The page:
Williamstown, Massachusetts — The Clark Art Institute airs Young Picasso, a film by Exhibition on Screen, on Saturday, February 9 at 3 pm. The film will be shown in the auditorium, located in the Manton Research Center. Tickets are $12.50 ($10 Clark members). Run time is 85 minutes. To purchase tickets, visit clarkart.edu/events or call the box office at 413 458 0524. All ticket sales are non-refundable.
Pablo Picasso is considered one of the greatest artists of all time—and until his death in 1973, he was one of the most prolific. Many films have dealt with the later years of his life: the art, the affairs, and the wide circle of friends. But where did this all begin? What made Picasso who he was? Young Picasso looks at the early years—the upbringing and the learning that led to his extraordinary achievements.
Three cities play a key role: Malaga, Barcelona, and Paris. Young Picasso visits each city and explores their influences on the artist, focusing on specific artworks from these early years and detailing how the young artist acquired his craft. Looking carefully at two key early periods—the Blue Period and Rose Period—the film takes viewers back to 1907 and the creation of a critical painting in the history of art, Les Demoiselles d’Avignon. Painted by Picasso when he was just 25 years old, it shocked the art world but changed it irrevocably. Working closely with all three Picasso Museums in Malaga, Barcelona, and Paris, the film explains how the artist rose to great heights.
ABOUT THE CLARK
The Clark Art Institute, located in the Berkshires of western Massachusetts, is one of a small number of institutions globally that is both an art museum and a center for research, critical discussion, and higher education in the visual arts. Opened in 1955, the Clark houses exceptional European and American paintings and sculpture, extensive collections of master prints and drawings, English silver, and early photography. Acting as convener through its Research and Academic Program, the Clark gathers an international community of scholars to participate in a lively program of conferences, colloquia, and workshops on topics of vital importance to the visual arts. The Clark library, consisting of more than 270,000 volumes, is one of the nation’s premier art history libraries. The Clark also houses and co-sponsors the Williams College Graduate Program in the History of Art.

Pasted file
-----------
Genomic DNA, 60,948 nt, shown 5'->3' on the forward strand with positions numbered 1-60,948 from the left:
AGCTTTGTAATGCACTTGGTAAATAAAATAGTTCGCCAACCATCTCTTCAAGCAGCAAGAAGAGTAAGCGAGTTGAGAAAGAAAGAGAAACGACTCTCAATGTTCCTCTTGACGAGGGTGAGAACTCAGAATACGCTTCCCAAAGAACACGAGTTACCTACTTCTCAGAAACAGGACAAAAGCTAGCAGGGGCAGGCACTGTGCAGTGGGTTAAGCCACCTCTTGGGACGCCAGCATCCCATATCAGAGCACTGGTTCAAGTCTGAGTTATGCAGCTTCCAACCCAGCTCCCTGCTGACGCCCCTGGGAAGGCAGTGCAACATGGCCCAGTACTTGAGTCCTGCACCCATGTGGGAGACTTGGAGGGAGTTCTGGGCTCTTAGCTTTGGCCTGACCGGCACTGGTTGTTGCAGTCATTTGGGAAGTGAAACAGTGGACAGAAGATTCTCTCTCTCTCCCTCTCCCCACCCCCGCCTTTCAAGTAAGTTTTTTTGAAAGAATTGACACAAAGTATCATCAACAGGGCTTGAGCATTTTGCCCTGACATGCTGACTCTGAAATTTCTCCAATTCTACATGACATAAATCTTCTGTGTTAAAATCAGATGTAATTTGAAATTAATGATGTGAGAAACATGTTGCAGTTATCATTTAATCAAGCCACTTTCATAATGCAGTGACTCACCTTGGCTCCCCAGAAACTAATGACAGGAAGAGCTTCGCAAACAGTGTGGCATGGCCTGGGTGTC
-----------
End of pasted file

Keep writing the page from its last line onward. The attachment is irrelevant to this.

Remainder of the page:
The Clark, which has a three-star rating in the Michelin Green Guide, is located at 225 South Street in Williamstown, Massachusetts. Galleries are open Tuesday through Sunday, 10 am to 5 pm; open daily in July and August. Admission is $20; free year-round for Clark members, children 18 and younger, and students with valid ID. Free admission is available through several programs, including First Sundays Free; a local library pass program; EBT Card to Culture; and Blue Star Museums. For more information on these programs and more, visit clarkart.edu or call 413 458 2303.